Damien Tarrell, the man who slapped Emmanuel Macron last Tuesday near Valencia, was sentenced on Thursday to four months in prison, three years’ deprivation of political rights – including the right to vote – and a lifetime ban on holding public office.
The trial of Tarrell, 28, was conducted under the express procedure. The hearing lasted approximately 45 minutes. Immediately after the announcement of the sentence, the convict was taken to prison in a police van. The sentence prevented him from leaving for a short time until he entered prison, so that Tarrell would not take advantage of this to make a political claim.
In fact, the sentence was 18 months in prison, but 14 of those were suspended. In addition to the deprivation of civil rights and a lifetime ban on holding public office, he will not be allowed to possess weapons for five years. He will also have to follow a psychological and social course.
Tarrell said his hostile gesture was not planned and that he regretted it, but that he was annoyed to see Macron addressing him, for electoral purposes. He also did not like the fact that many “yellow vests” had previously been expelled by the police. Tarrell was involved in the “yellow vest” uprising. His ideology is quite confused, but with signs of closeness to the far right.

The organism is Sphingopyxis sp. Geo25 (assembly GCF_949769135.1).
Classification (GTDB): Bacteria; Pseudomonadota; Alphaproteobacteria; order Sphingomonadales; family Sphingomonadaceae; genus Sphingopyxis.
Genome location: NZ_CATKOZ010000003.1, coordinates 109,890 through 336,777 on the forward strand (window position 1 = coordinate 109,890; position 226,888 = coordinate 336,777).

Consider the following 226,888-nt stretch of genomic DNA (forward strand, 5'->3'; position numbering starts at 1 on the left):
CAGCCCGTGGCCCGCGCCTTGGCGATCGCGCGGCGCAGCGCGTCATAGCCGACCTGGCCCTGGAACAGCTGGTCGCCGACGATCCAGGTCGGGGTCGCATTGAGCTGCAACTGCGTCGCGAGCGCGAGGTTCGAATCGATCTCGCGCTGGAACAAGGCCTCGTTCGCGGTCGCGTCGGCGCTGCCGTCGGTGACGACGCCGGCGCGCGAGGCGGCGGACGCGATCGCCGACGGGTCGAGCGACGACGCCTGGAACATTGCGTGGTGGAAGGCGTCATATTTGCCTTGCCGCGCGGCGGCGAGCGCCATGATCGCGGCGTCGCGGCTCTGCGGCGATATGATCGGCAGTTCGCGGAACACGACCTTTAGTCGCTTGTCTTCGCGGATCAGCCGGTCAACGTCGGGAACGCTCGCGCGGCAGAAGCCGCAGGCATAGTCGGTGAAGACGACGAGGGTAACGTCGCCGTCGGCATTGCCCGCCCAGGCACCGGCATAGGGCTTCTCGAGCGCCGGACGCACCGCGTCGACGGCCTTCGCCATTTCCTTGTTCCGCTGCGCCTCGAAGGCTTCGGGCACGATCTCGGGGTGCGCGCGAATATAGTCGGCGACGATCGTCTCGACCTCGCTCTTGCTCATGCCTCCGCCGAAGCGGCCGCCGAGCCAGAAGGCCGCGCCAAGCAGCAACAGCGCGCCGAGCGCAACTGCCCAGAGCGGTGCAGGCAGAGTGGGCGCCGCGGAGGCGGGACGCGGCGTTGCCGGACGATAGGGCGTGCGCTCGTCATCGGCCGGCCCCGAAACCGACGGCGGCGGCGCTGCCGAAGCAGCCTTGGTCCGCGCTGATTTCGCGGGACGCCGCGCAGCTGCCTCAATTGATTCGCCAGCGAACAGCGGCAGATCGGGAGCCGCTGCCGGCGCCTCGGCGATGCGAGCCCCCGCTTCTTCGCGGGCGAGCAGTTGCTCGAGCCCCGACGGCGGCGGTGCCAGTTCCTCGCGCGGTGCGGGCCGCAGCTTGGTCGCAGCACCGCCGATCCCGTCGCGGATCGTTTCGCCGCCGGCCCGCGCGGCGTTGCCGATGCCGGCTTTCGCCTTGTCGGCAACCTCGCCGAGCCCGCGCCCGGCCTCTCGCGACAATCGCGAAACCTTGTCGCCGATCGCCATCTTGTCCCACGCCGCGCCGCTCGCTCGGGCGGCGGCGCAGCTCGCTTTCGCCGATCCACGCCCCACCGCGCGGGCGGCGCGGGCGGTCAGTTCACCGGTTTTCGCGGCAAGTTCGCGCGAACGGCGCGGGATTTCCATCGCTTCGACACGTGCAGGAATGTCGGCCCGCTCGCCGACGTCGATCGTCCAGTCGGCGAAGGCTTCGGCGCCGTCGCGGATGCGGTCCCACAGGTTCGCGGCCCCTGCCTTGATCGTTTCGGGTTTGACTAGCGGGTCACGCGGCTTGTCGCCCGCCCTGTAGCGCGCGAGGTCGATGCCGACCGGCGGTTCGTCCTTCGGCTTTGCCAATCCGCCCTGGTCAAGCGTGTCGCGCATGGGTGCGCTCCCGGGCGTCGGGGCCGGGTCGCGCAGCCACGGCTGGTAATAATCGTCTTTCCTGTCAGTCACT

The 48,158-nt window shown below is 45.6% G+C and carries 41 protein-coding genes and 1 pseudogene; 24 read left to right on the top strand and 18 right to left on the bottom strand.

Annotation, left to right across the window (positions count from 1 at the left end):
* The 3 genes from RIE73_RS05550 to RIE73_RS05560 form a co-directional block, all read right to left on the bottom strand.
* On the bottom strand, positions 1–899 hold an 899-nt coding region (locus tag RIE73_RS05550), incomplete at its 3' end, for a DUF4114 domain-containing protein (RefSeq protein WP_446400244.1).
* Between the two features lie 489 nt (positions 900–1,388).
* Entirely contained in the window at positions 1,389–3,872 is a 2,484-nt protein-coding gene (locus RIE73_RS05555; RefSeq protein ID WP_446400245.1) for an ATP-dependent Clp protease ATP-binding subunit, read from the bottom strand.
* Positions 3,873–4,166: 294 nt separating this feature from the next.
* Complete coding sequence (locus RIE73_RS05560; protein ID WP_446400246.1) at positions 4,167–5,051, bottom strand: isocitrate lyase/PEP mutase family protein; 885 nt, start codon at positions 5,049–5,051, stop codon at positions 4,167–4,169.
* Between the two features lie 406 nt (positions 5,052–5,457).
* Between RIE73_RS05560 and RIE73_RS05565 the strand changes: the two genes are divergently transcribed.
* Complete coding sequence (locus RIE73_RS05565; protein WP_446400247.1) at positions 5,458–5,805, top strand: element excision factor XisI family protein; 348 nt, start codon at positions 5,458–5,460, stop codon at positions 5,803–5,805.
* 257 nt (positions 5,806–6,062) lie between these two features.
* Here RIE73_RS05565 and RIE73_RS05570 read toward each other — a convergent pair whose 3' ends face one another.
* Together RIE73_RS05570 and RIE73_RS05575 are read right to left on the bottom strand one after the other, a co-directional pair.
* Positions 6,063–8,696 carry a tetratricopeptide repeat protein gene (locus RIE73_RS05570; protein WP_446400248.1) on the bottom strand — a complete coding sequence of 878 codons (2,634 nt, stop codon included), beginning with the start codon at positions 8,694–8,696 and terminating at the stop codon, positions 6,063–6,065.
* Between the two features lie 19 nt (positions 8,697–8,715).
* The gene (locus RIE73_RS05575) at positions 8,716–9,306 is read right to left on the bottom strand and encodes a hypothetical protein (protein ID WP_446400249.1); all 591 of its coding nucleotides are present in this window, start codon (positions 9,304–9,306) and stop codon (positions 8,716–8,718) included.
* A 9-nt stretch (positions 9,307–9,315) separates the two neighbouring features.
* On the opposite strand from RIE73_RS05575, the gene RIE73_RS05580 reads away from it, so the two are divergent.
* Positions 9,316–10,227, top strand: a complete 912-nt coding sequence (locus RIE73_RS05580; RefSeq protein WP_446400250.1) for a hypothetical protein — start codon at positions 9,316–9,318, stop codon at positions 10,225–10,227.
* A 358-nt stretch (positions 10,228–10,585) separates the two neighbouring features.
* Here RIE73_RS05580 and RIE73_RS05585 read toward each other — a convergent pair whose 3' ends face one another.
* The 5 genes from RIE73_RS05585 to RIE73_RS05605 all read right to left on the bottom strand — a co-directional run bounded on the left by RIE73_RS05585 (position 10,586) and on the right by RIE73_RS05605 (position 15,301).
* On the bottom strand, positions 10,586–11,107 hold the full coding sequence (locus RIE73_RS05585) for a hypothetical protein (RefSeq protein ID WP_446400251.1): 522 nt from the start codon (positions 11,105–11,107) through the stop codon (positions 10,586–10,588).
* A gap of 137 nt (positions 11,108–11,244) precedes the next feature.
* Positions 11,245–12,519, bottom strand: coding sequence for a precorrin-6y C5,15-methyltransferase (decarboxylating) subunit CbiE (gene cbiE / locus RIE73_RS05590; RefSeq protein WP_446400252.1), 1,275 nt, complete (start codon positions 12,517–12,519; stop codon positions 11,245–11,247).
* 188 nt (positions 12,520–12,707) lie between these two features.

It is clear that the decision was of an exemplary nature, to deter copycats, and that it took into account the tense and violent climate that France has experienced in recent years. President Macron himself said in a television interview today that the slap should be put in perspective but “not trivialised.”